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Read an Excerpt

Kepler's Witch

An Astronomer's Discovery of Cosmic Order Amid Religious War, Political Intrigue, and the Heresy Trial of His Mother
By Connor, James A.

HarperSanFrancisco

ISBN: 0060522550

Chapter One

With Unspeakable Sadness

Where Kepler's mother, Katharina, is accused of
witchcraft by a former friend, which the gossip of
the townspeople whips into a fury against her.

On September 28, 1620, the Feast of St. Wenceslas, the executioner showed Katharina Kepler the instruments of torture, the pricking needles, the rack, the branding irons. Her son Johannes Kepler was nearby, fuming, praying for it to be over. He was forty-nine and, with Galileo Galilei, one of the greatest astronomers of the age -- the emperor's mathematician, the genius who had calculated the true orbits of the planets and revealed the laws of optics to the world. Dukes listened to him. Barons asked his advice. And yet when the town gossips of Leonberg set their will against him, determined to take the life of his mother on trumped-up charges of witchcraft, he could not stop them. Still, he never gave up trying, and in that he was a good deal like his mother.

It was five years into the trial, and the difficult old woman would not bend -- she admitted nothing. Not surprising, for if truth be told, Katharina Kepler was a stubborn, cranky, hickory stick of a woman who suffered from insomnia, had an excess of curiosity,and simply couldn't keep her nose out of other people's business. She was known to be zänkisch -- quarrelsome-- and nearly everyone said she had a wicked tongue. Perhaps that was why her old friends and neighbors were so willing to accuse her of witchcraft, why five years before they had forced her at sword point to perform an illegal magical ritual just to gather evidence that she was indeed a witch, and why they eventually handed her over to the magistrate for trial.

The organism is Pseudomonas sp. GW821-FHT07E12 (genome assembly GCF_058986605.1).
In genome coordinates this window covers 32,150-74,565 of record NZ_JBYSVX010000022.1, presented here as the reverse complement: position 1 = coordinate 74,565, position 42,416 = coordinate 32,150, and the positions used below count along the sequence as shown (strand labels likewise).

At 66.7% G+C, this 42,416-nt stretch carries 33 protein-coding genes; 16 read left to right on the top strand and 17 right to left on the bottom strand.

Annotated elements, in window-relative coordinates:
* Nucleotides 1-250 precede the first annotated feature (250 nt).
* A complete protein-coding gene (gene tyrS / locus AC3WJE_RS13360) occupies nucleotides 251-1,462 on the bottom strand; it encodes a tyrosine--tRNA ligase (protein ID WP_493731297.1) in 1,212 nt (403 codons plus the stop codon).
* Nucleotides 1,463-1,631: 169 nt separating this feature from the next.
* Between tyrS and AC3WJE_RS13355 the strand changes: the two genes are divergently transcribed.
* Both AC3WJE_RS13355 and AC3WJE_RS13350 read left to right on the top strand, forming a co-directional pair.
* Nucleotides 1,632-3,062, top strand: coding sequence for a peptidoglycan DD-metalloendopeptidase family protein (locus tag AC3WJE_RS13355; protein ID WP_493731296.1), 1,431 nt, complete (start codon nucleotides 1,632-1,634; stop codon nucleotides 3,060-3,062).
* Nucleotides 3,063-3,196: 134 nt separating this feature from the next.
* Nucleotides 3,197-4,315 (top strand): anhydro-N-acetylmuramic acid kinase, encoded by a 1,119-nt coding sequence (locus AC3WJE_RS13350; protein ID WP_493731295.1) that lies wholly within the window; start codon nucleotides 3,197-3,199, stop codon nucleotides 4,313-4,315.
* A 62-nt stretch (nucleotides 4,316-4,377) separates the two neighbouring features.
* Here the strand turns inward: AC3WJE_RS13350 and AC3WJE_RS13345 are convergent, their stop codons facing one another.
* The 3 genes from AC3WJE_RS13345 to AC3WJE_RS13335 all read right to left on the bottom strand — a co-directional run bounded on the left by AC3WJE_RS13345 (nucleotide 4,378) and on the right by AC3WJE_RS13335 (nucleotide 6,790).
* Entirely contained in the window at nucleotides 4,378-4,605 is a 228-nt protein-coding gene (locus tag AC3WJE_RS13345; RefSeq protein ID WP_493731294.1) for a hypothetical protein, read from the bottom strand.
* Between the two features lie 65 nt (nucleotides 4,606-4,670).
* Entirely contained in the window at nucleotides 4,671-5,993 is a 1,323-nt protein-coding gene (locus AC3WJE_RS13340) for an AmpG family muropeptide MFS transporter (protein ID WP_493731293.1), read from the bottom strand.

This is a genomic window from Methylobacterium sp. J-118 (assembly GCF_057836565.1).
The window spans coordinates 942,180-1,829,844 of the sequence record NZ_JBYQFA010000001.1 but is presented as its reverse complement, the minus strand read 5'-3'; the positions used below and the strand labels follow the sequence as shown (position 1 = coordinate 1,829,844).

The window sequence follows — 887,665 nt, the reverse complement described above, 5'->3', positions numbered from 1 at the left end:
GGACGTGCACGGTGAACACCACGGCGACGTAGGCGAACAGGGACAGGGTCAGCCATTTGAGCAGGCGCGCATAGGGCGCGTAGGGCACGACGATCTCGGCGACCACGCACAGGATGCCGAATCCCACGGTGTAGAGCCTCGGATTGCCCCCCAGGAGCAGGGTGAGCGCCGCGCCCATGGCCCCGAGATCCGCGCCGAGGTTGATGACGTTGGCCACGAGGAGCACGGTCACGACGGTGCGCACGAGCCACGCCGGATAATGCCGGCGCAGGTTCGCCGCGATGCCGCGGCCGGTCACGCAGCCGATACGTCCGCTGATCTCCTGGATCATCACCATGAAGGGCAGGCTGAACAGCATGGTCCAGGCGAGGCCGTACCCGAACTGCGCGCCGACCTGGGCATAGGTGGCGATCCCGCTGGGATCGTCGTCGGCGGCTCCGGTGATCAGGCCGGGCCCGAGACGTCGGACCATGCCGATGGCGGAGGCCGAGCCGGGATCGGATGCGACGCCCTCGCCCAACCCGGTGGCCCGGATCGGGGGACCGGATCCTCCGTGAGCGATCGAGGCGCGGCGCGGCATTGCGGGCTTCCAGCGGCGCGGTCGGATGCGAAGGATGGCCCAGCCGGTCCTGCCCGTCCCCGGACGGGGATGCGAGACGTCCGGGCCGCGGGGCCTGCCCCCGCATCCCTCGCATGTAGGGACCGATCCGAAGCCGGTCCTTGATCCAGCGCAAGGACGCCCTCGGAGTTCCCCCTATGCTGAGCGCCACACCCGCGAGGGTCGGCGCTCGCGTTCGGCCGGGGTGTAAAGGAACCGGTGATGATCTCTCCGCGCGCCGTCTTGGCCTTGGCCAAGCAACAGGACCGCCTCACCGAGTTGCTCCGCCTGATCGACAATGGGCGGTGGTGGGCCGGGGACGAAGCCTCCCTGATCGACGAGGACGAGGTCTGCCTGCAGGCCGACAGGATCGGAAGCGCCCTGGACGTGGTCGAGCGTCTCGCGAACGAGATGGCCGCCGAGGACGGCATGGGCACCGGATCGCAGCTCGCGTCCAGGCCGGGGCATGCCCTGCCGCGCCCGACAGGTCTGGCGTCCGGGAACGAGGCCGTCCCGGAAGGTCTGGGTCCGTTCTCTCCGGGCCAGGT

The ordeal consisted of two years of accusations and five years of court action, from 1613, when the accusations of handing out poison potions were first made, to 1620, when they convicted Katharina and sentenced her to the territio verbalis, the terrorization by word, despite all Johannes could do. There were tidal forces at work in this little town. The events around the duchy of Württemberg would gather into themselves all the violent changes of the day, for by their conviction of Katharina, the consistory (the duke's council), the magistrates, and the Lutheran church authorities had bundled together their fear of Copernicus and their anger against Johannes, a man they had already convicted of heresy. The Reformation, like an earthquake, had cracked Western Christianity, stable since the fifth century, into Catholics and Protestants, and the Protestants into Lutherans, Zwinglians, Calvinists, Anglicans, and Anabaptists, with the many camps drifting apart like tectonic plates. Even the heavens had begun changing, and Kepler had been a part of that change. Copernicus, an obscure Polish priest, had published his On the Revolutions of the Heavenly Spheres, which had dethroned the earth from its place at the universe center and sent it spinning through the heavens like a top revolving around the sun. Fear ruled Europe -- fear of difference, fear of change. And there, in one corner of Swabia in southern Germany, the mother of a famous man, a mathematician and scientist, a respected, pious Lutheran, nearly paid with her life.

Like his mother, Johannes was willing to fight. He had taken a hand in her defense, writing much of the brief himself. He was not present at the sentencing, though, for he would not have been permitted to accompany her to the territio. But only a few days before, Kepler had petitioned the Vogt, the magistrate, of Güglingen, the town where the trial had taken place, to get on with it, so when it was over old Katharina could finally have some peace.

Early that morning, she was led to the torturer by Aulber, the bailiff of Güglingen, who was accompanied by a scribe for recording her confession, and three court representatives. The torturer, with the bailiff standing to one side, then shouted at her for a long time, commanding her to repent and tell the truth and threatening her if she didn't. He showed her each instrument and described in detail all that it would do to her body -- the prickers, the long needles for picking at the flesh; the hot irons for branding; the pincers for pulling and tearing at the body; the rack; the garrote; and the gallows for hanging, drawing, and quartering. He adjured her to repent, to confess her crimes, so that even if she would not survive in this world, she could at least go to God with a clear conscience.